Jane says she sometimes feels she is stepping on other people’s toes—be it the Chaplain or the hospice social worker—but Jane believes, “To do my job, I can’t have a job to do.” Nonetheless, she is very clear she does not see her role as medical or in any way at odds with hospice staff. Further, she does not believe the doula’s role is to advocate for families or insert themselves into conversations with medical staff: “Bottom line, we are not medical.” Instead, Jane sees her role as a doula as being someone who can reinforce hospice’s messages to its clients and help client’s and their family members feel comfortable during an often-traumatic period. When Jane initially meets with a client, her job is not to elicit specific information, it is to listen and to help the dying person “discern what they want and communicate that to their tribe.”

Twin Cities Doula Community and Training
Jane says there are many ways to come to this work. She recommends hospice volunteering as the best entry into the field of becoming a death doula. She leads a group of mentees with whom she discusses case studies. Some local hospice facilities in the Twin Cities have begun to offer volunteer doula training programs and Jane hopes that, in the future, death doulas can continue to grow as a profession and begin to have fulltime positions in hospice programs. Jane is a founding member of the Minnesota Death Collaborative, which strives to provide those interested in end-of-life planning with comprehensive resources and education. Local doulas regularly meet to share their experiences about the work they are doing. There are also peer support groups.

There is, as of yet, no centralized regulatory body for doulas. A number of organizations, however, offer training and certification programs. The National End of Life Doula Alliance has developed a core competency program that could become a professional standard of practice for doulas. In April 2019, the organization developed an assessment that tests a variety of practical skills. Those who pass receive a badge. Jane estimates at this point approximately 1,000 people have taken it, and her hope is that this will bring standardization and credibility to doulas who want to work with hospice.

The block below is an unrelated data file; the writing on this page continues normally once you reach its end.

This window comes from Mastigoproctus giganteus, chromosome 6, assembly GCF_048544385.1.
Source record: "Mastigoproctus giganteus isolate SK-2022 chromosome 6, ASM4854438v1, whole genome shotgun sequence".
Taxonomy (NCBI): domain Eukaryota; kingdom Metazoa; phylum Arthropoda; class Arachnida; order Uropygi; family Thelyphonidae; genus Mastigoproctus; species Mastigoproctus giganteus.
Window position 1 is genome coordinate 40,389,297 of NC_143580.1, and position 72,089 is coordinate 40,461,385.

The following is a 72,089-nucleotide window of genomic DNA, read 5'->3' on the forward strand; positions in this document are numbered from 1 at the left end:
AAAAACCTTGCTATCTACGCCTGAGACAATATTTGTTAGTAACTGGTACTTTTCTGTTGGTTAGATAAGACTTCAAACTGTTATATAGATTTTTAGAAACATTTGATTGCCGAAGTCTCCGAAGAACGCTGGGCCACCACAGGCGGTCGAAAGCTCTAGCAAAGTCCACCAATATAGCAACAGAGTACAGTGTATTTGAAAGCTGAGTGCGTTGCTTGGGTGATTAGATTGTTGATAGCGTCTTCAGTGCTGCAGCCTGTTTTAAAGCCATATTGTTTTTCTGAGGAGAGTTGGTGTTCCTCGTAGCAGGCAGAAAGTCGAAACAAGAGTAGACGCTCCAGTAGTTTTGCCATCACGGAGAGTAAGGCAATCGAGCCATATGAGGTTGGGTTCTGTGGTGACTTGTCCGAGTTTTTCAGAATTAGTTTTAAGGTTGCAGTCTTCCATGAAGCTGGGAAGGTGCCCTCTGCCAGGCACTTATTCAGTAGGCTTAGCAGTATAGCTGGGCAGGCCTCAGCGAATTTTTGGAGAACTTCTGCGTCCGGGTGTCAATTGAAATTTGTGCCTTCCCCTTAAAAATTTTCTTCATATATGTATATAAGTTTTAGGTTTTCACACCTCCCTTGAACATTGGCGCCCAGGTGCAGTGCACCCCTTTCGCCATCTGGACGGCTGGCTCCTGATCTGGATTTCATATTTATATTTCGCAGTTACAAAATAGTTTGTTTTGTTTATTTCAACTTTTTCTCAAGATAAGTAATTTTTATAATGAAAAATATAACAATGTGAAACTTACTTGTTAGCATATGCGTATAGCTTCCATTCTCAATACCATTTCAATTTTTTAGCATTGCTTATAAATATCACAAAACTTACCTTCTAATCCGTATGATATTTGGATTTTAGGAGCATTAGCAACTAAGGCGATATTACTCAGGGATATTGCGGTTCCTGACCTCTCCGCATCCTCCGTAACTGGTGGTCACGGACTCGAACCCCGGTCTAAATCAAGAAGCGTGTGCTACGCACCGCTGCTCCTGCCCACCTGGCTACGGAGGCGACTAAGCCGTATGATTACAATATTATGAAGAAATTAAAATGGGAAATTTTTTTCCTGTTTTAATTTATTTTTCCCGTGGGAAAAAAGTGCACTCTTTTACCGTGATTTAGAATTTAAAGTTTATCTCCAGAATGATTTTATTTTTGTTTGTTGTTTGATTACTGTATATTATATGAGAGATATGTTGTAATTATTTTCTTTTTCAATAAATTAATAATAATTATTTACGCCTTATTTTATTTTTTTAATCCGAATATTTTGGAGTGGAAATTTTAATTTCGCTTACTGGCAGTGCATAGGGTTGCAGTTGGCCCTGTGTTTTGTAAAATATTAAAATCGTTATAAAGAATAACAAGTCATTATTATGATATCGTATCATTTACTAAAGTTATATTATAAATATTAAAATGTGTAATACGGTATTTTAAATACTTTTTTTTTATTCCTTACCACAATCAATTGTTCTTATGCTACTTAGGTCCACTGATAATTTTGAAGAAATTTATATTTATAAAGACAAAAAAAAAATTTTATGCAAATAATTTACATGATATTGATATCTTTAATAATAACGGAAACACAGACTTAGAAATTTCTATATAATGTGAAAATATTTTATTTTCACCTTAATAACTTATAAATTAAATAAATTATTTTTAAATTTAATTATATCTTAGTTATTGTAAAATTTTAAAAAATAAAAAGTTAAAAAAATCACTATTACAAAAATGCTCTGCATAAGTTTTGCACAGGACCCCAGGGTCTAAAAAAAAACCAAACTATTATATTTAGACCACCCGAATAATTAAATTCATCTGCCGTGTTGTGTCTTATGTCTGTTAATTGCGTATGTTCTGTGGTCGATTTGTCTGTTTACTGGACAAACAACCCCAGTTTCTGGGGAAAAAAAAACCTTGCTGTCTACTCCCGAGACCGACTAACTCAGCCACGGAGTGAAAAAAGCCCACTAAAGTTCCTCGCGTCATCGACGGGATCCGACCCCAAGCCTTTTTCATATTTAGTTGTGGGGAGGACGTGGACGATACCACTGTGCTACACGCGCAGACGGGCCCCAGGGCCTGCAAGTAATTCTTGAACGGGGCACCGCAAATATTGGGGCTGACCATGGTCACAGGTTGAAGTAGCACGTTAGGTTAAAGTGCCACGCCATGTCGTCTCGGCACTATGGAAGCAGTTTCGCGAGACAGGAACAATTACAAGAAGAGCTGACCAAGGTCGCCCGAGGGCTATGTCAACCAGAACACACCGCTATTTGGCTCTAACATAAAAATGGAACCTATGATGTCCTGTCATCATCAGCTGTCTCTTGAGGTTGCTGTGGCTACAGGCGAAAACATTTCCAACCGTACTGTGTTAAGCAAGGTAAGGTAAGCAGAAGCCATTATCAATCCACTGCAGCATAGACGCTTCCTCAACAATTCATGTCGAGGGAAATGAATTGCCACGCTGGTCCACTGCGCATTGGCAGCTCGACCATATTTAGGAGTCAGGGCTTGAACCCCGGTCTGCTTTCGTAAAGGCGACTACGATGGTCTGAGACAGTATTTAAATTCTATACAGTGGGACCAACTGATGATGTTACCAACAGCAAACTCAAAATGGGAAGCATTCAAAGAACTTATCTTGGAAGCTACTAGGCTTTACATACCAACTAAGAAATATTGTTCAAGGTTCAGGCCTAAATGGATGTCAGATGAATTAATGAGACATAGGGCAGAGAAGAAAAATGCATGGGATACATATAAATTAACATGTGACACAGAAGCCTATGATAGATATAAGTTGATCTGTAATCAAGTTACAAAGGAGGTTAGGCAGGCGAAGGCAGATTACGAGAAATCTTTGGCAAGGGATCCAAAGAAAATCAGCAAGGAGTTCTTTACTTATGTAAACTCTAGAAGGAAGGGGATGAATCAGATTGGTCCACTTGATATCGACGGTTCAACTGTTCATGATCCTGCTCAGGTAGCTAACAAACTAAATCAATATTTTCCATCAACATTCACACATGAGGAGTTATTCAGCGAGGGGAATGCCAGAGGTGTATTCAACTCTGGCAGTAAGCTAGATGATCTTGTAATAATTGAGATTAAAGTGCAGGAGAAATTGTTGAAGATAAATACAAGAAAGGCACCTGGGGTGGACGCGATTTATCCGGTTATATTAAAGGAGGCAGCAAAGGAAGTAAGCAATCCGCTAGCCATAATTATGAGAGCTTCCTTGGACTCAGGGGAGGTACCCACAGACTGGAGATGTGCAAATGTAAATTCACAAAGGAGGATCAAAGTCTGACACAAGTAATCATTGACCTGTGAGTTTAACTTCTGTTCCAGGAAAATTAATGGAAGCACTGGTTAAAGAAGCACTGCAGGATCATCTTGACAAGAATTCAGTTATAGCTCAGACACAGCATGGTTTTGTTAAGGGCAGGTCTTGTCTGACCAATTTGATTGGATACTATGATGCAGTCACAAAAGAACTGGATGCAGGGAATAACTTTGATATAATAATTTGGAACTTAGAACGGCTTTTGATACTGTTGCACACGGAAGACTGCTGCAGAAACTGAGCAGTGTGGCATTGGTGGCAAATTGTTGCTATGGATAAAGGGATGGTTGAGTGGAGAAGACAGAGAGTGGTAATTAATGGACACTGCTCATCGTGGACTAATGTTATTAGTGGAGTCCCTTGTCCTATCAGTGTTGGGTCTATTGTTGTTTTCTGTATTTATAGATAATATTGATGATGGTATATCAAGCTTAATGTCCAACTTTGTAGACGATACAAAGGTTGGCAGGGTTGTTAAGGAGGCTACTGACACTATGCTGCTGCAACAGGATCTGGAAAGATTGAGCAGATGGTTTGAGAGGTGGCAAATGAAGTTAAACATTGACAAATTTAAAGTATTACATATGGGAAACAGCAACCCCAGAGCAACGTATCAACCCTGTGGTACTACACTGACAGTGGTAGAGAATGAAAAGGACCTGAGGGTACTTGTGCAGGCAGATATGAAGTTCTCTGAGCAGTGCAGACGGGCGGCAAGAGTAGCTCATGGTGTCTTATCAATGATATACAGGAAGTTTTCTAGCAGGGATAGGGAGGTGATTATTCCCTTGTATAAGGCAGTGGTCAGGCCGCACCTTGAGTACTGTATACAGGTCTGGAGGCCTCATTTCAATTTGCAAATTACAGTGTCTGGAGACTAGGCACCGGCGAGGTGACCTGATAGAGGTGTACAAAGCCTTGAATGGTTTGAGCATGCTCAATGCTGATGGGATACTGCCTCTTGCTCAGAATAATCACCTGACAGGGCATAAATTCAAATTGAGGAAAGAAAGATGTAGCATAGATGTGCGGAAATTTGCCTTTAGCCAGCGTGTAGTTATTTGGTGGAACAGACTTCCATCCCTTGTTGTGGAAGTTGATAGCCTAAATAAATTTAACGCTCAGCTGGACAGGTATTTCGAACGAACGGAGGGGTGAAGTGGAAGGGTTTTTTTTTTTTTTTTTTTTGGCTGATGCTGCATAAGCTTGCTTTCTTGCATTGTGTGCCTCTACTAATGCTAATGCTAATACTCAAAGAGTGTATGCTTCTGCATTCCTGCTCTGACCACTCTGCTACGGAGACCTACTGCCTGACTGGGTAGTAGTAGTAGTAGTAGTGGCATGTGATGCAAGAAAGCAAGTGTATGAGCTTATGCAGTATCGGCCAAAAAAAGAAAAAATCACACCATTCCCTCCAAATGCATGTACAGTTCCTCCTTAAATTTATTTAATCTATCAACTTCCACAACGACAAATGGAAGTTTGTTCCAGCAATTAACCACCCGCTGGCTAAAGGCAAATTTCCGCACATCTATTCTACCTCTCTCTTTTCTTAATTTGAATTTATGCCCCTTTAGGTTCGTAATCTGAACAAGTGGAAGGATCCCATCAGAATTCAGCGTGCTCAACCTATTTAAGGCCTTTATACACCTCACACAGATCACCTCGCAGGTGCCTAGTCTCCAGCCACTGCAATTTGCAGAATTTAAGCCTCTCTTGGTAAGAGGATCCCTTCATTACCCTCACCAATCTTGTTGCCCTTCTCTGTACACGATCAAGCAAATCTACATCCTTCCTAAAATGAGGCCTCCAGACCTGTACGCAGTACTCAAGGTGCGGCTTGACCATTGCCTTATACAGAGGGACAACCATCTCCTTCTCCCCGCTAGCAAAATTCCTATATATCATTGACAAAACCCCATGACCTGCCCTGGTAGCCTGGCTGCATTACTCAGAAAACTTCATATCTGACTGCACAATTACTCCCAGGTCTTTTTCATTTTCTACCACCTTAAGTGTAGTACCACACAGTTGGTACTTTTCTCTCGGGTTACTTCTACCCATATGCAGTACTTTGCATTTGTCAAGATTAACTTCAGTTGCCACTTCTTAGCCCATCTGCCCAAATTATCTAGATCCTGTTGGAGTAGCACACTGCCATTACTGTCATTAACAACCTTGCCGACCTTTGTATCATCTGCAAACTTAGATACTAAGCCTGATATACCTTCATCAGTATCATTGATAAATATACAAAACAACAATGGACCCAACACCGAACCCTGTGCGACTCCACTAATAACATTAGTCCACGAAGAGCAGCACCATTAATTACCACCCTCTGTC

Doulas and Elder Law Practice
Jane compared the legal work in elder care planning as similar to the palliative care she provides. Jane sees death doulas as another “portal to planning for end of life.” Like elder law attorneys, doulas are often more helpful to families if they are involved well before a death occurs. Jane believes it is important for terminally ill individuals to begin thinking about the death they want to have, and how they can get there. Clients need to have plans laid out for them before they become too ill to make important decisions regarding their preferred care and end-of-life process.

A doula may also be a helpful resource for practitioners to recommend to “solos”—clients who do not have children or partners. Jane has helped these sort of clients make plans for the type of support they will need as they approach the end of their life. Often these plans involve the companionship and support of doulas, who can be a stand-in for children or other family members. Jane also sees the doula as being helpful to families who are providing care to loved ones with Alzheimer’s or dementia, which can be difficult for families to navigate alone. Jane has received some recent referrals from elder law attorneys in Minnesota, particularly after speaking at the Elder Law Institute this past fall. She has also begun to collaborate with local funeral homes as an additional resource for those who are beginning to make their end-of-life plans.

Additional Resources
For those interested in learning more about death doulas and the work they do, Jane suggests getting involved with the Minnesota Death Collaborative or attending one of the monthly meetings at the Twin Cities Death Café. She also recommends the book The Beginner’s Guide to The End: Practical Advice for Living Life and Facing Death, by Dr. BJ Miller, a palliative care specialist. And, of course, there is YouTube; you can find a funny and touching discussion by Jane about her own transformation to being a death doula. Search “What I Learned About Life from Death Jane Whitlock” on YouTube for her 2018 TEDxMinneapolis talk.

Kathleen Hoffman and Jon Hoffman
Ms. Hoffmann has a background in civil litigation, and has also practiced in elder law and special needs planning. She formerly clerked for the Hon. Tracy Smith at the Minnesota Court of Appeals, and graduated cum laude from the University of Minnesota. Mr. Hoffmann also graduated from the University of Minnesota, and is currently a law clerk for the Hon. Hilary Lindell Caligiuri in Hennepin County District Court. Mr. and Mrs. Hoffmann met in law school and were married in 2018.